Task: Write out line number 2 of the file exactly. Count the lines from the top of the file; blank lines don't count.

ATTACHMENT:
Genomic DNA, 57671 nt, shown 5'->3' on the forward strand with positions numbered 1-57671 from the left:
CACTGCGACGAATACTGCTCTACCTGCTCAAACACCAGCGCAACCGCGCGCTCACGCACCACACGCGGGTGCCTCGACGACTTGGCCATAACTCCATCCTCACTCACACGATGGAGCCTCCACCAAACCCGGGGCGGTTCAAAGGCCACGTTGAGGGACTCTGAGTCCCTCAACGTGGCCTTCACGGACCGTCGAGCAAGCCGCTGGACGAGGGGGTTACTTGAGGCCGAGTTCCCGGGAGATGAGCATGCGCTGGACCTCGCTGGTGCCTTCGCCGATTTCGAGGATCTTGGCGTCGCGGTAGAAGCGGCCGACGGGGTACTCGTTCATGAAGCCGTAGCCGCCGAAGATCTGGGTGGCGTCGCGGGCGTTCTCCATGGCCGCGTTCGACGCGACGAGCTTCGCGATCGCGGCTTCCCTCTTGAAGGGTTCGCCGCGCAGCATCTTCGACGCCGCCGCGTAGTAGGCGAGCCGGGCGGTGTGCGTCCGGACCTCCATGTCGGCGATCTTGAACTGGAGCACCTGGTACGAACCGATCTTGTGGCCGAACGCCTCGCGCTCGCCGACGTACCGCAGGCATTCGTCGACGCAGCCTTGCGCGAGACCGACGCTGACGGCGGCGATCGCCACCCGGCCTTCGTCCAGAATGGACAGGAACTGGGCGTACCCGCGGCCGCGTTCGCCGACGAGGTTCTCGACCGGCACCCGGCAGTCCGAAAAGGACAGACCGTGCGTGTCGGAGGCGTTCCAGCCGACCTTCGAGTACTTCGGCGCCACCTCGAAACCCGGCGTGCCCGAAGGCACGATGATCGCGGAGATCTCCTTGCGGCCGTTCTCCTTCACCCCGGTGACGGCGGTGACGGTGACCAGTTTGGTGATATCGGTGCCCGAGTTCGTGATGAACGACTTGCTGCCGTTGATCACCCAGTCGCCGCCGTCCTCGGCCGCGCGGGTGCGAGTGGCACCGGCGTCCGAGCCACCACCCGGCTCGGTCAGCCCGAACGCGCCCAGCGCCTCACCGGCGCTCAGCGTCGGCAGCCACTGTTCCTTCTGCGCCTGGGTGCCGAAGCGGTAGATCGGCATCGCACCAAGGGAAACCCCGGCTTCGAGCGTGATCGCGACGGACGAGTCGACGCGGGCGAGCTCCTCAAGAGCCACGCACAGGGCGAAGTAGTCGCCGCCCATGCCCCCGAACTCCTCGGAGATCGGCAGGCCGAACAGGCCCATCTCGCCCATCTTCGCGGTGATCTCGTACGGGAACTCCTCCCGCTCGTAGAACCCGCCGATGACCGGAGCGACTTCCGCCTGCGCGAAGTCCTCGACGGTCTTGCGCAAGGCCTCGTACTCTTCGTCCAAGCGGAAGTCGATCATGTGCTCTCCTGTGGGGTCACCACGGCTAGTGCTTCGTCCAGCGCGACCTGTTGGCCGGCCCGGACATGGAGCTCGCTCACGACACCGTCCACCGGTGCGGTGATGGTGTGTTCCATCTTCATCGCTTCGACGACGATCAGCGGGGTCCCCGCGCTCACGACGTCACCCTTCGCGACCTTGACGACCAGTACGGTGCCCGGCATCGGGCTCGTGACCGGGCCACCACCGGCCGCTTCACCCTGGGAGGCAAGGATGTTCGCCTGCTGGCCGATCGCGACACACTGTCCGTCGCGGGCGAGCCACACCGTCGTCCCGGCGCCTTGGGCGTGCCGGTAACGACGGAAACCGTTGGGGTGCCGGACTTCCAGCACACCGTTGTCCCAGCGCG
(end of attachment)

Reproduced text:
CACTGCGACGAATACTGCTCTACCTGCTCAAACACCAGCGCAACCGCGCGCTCACGCACCACACGCGGGTGCCTCGACGACTTGGCCATAACTCCATCCTCACTCACACGATGGAGCCTCCACCAAACCCGGGGCGGTTCAAAGGCCACGTTGAGGGACTCTGAGTCCCTCAACGTGGCCTTCACGGACCGTCGAGCAAGCCGCTGGACGAGGGGGTTACTTGAGGCCGAGTTCCCGGGAGATGAGCATGCGCTGGACCTCGCTGGTGCCTTCGCCGATTTCGAGGATCTTGGCGTCGCGGTAGAAGCGGCCGACGGGGTACTCGTTCATGAAGCCGTAGCCGCCGAAGATCTGGGTGGCGTCGCGGGCGTTCTCCATGGCCGCGTTCGACGCGACGAGCTTCGCGATCGCGGCTTCCCTCTTGAAGGGTTCGCCGCGCAGCATCTTCGACGCCGCCGCGTAGTAGGCGAGCCGGGCGGTGTGCGTCCGGACCTCCATGTCGGCGATCTTGAACTGGAGCACCTGGTACGAACCGATCTTGTGGCCGAACGCCTCGCGCTCGCCGACGTACCGCAGGCATTCGTCGACGCAGCCTTGCGCGAGACCGACGCTGACGGCGGCGATCGCCACCCGGCCTTCGTCCAGAATGGACAGGAACTGGGCGTACCCGCGGCCGCGTTCGCCGACGAGGTTCTCGACCGGCACCCGGCAGTCCGAAAAGGACAGACCGTGCGTGTCGGAGGCGTTCCAGCCGACCTTCGAGTACTTCGGCGCCACCTCGAAACCCGGCGTGCCCGAAGGCACGATGATCGCGGAGATCTCCTTGCGGCCGTTCTCCTTCACCCCGGTGACGGCGGTGACGGTGACCAGTTTGGTGATATCGGTGCCCGAGTTCGTGATGAACGACTTGCTGCCGTTGATCACCCAGTCGCCGCCGTCCTCGGCCGCGCGGGTGCGAGTGGCACCGGCGTCCGAGCCACCACCCGGCTCGGTCAGCCCGAACGCGCCCAGCGCCTCACCGGCGCTCAGCGTCGGCAGCCACTGTTCCTTCTGCGCCTGGGTGCCGAAGCGGTAGATCGGCATCGCACCAAGGGAAACCCCGGCTTCGAGCGTGATCGCGACGGACGAGTCGACGCGGGCGAGCTCCTCAAGAGCCACGCACAGGGCGAAGTAGTCGCCGCCCATGCCCCCGAACTCCTCGGAGATCGGCAGGCCGAACAGGCCCATCTCGCCCATCTTCGCGGTGATCTCGTACGGGAACTCCTCCCGCTCGTAGAACCCGCCGATGACCGGAGCGACTTCCGCCTGCGCGAAGTCCTCGACGGTCTTGCGCAAGGCCTCGTACTCTTCGTCCAAGCGGAAGTCGATCATGTGCTCTCCTGTGGGGTCACCACGGCTAGTGCTTCGTCCAGCGCGACCTGTTGGCCGGCCCGGACATGGAGCTCGCTCACGACACCGTCCACCGGTGCGGTGATGGTGTGTTCCATCTTCATCGCTTCGACGACGATCAGCGGGGTCCCCGCGCTCACGACGTCACCCTTCGCGACCTTGACGACCAGTACGGTGCCCGGCATCGGGCTCGTGACCGGGCCACCACCGGCCGCTTCACCCTGGGAGGCAAGGATGTTCGCCTGCTGGCCGATCGCGACACACTGTCCGTCGCGGGCGAGCCACACCGTCGTCCCGGCGCCTTGGGCGTGCCGGTAACGACGGAAACCGTTGGGGTGCCGGACTTCCAGCACACCGTTGTCCCAGCGCG